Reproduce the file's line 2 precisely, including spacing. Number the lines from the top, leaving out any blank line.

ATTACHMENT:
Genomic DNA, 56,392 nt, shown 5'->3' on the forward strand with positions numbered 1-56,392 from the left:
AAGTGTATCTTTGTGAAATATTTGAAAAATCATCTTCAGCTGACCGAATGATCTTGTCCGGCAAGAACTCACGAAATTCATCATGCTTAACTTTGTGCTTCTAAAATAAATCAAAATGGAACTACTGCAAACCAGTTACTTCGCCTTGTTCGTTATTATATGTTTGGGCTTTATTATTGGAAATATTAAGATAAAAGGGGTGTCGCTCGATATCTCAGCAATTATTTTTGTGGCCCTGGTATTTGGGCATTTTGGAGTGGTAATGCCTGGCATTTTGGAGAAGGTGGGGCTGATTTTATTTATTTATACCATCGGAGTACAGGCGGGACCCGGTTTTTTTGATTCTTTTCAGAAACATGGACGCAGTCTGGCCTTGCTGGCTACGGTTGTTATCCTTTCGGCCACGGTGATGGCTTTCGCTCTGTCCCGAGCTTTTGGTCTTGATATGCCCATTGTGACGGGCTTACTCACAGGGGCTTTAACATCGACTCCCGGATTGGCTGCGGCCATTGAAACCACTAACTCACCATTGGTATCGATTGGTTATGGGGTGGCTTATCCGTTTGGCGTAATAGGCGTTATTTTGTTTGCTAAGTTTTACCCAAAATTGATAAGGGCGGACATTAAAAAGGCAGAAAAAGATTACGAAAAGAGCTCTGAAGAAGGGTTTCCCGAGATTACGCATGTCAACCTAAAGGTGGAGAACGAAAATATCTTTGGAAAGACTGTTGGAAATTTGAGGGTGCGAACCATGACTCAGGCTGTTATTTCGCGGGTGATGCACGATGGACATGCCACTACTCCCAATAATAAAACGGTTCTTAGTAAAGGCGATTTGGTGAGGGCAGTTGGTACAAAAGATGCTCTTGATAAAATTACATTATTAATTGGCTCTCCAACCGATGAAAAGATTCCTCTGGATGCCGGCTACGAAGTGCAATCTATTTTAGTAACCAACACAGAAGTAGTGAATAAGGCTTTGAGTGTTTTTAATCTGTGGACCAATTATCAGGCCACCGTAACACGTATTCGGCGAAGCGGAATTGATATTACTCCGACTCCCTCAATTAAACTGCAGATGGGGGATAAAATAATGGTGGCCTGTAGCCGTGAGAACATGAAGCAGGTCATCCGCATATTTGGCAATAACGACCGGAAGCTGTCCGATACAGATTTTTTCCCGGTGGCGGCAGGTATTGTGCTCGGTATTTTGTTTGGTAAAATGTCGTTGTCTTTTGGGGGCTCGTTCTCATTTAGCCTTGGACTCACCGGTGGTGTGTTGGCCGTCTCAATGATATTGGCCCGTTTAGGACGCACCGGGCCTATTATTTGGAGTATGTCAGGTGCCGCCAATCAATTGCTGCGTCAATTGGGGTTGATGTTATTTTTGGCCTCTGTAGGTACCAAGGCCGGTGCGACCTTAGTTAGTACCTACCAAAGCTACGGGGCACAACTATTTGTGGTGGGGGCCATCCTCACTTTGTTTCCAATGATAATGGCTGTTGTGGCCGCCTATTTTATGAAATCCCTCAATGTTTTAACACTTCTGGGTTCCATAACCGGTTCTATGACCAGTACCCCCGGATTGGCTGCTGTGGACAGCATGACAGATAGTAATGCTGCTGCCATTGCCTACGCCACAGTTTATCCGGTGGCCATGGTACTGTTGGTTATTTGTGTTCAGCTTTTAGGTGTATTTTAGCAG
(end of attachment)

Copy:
AAGTGTATCTTTGTGAAATATTTGAAAAATCATCTTCAGCTGACCGAATGATCTTGTCCGGCAAGAACTCACGAAATTCATCATGCTTAACTTTGTGCTTCTAAAATAAATCAAAATGGAACTACTGCAAACCAGTTACTTCGCCTTGTTCGTTATTATATGTTTGGGCTTTATTATTGGAAATATTAAGATAAAAGGGGTGTCGCTCGATATCTCAGCAATTATTTTTGTGGCCCTGGTATTTGGGCATTTTGGAGTGGTAATGCCTGGCATTTTGGAGAAGGTGGGGCTGATTTTATTTATTTATACCATCGGAGTACAGGCGGGACCCGGTTTTTTTGATTCTTTTCAGAAACATGGACGCAGTCTGGCCTTGCTGGCTACGGTTGTTATCCTTTCGGCCACGGTGATGGCTTTCGCTCTGTCCCGAGCTTTTGGTCTTGATATGCCCATTGTGACGGGCTTACTCACAGGGGCTTTAACATCGACTCCCGGATTGGCTGCGGCCATTGAAACCACTAACTCACCATTGGTATCGATTGGTTATGGGGTGGCTTATCCGTTTGGCGTAATAGGCGTTATTTTGTTTGCTAAGTTTTACCCAAAATTGATAAGGGCGGACATTAAAAAGGCAGAAAAAGATTACGAAAAGAGCTCTGAAGAAGGGTTTCCCGAGATTACGCATGTCAACCTAAAGGTGGAGAACGAAAATATCTTTGGAAAGACTGTTGGAAATTTGAGGGTGCGAACCATGACTCAGGCTGTTATTTCGCGGGTGATGCACGATGGACATGCCACTACTCCCAATAATAAAACGGTTCTTAGTAAAGGCGATTTGGTGAGGGCAGTTGGTACAAAAGATGCTCTTGATAAAATTACATTATTAATTGGCTCTCCAACCGATGAAAAGATTCCTCTGGATGCCGGCTACGAAGTGCAATCTATTTTAGTAACCAACACAGAAGTAGTGAATAAGGCTTTGAGTGTTTTTAATCTGTGGACCAATTATCAGGCCACCGTAACACGTATTCGGCGAAGCGGAATTGATATTACTCCGACTCCCTCAATTAAACTGCAGATGGGGGATAAAATAATGGTGGCCTGTAGCCGTGAGAACATGAAGCAGGTCATCCGCATATTTGGCAATAACGACCGGAAGCTGTCCGATACAGATTTTTTCCCGGTGGCGGCAGGTATTGTGCTCGGTATTTTGTTTGGTAAAATGTCGTTGTCTTTTGGGGGCTCGTTCTCATTTAGCCTTGGACTCACCGGTGGTGTGTTGGCCGTCTCAATGATATTGGCCCGTTTAGGACGCACCGGGCCTATTATTTGGAGTATGTCAGGTGCCGCCAATCAATTGCTGCGTCAATTGGGGTTGATGTTATTTTTGGCCTCTGTAGGTACCAAGGCCGGTGCGACCTTAGTTAGTACCTACCAAAGCTACGGGGCACAACTATTTGTGGTGGGGGCCATCCTCACTTTGTTTCCAATGATAATGGCTGTTGTGGCCGCCTATTTTATGAAATCCCTCAATGTTTTAACACTTCTGGGTTCCATAACCGGTTCTATGACCAGTACCCCCGGATTGGCTGCTGTGGACAGCATGACAGATAGTAATGCTGCTGCCATTGCCTACGCCACAGTTTATCCGGTGGCCATGGTACTGTTGGTTATTTGTGTTCAGCTTTTAGGTGTATTTTAGCAG